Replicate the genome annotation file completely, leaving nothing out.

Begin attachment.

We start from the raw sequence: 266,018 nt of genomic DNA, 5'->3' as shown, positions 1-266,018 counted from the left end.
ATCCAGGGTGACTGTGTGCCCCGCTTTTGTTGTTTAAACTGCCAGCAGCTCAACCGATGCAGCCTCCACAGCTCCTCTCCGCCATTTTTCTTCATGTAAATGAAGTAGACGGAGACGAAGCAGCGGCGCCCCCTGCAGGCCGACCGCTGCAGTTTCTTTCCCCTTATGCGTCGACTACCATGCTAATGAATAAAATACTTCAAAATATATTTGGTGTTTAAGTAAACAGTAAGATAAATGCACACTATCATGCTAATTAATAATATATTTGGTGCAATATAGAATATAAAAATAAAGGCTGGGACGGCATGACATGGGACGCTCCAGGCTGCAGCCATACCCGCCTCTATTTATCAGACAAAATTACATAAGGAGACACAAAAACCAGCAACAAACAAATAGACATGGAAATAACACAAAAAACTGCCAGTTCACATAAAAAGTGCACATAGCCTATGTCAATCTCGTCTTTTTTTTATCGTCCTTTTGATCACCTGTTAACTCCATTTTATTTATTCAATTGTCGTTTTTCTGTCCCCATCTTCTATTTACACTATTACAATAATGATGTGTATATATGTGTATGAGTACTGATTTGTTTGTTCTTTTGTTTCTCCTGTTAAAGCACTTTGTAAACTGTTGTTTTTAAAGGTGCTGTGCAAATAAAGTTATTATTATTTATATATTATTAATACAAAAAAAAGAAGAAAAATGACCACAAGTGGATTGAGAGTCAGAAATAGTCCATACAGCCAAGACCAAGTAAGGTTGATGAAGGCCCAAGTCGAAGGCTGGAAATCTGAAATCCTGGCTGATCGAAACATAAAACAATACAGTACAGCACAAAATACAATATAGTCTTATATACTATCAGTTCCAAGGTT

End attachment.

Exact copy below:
We start from the raw sequence: 266,018 nt of genomic DNA, 5'->3' as shown, positions 1-266,018 counted from the left end.
ATCCAGGGTGACTGTGTGCCCCGCTTTTGTTGTTTAAACTGCCAGCAGCTCAACCGATGCAGCCTCCACAGCTCCTCTCCGCCATTTTTCTTCATGTAAATGAAGTAGACGGAGACGAAGCAGCGGCGCCCCCTGCAGGCCGACCGCTGCAGTTTCTTTCCCCTTATGCGTCGACTACCATGCTAATGAATAAAATACTTCAAAATATATTTGGTGTTTAAGTAAACAGTAAGATAAATGCACACTATCATGCTAATTAATAATATATTTGGTGCAATATAGAATATAAAAATAAAGGCTGGGACGGCATGACATGGGACGCTCCAGGCTGCAGCCATACCCGCCTCTATTTATCAGACAAAATTACATAAGGAGACACAAAAACCAGCAACAAACAAATAGACATGGAAATAACACAAAAAACTGCCAGTTCACATAAAAAGTGCACATAGCCTATGTCAATCTCGTCTTTTTTTTATCGTCCTTTTGATCACCTGTTAACTCCATTTTATTTATTCAATTGTCGTTTTTCTGTCCCCATCTTCTATTTACACTATTACAATAATGATGTGTATATATGTGTATGAGTACTGATTTGTTTGTTCTTTTGTTTCTCCTGTTAAAGCACTTTGTAAACTGTTGTTTTTAAAGGTGCTGTGCAAATAAAGTTATTATTATTTATATATTATTAATACAAAAAAAAGAAGAAAAATGACCACAAGTGGATTGAGAGTCAGAAATAGTCCATACAGCCAAGACCAAGTAAGGTTGATGAAGGCCCAAGTCGAAGGCTGGAAATCTGAAATCCTGGCTGATCGAAACATAAAACAATACAGTACAGCACAAAATACAATATAGTCTTATATACTATCAGTTCCAAGGTT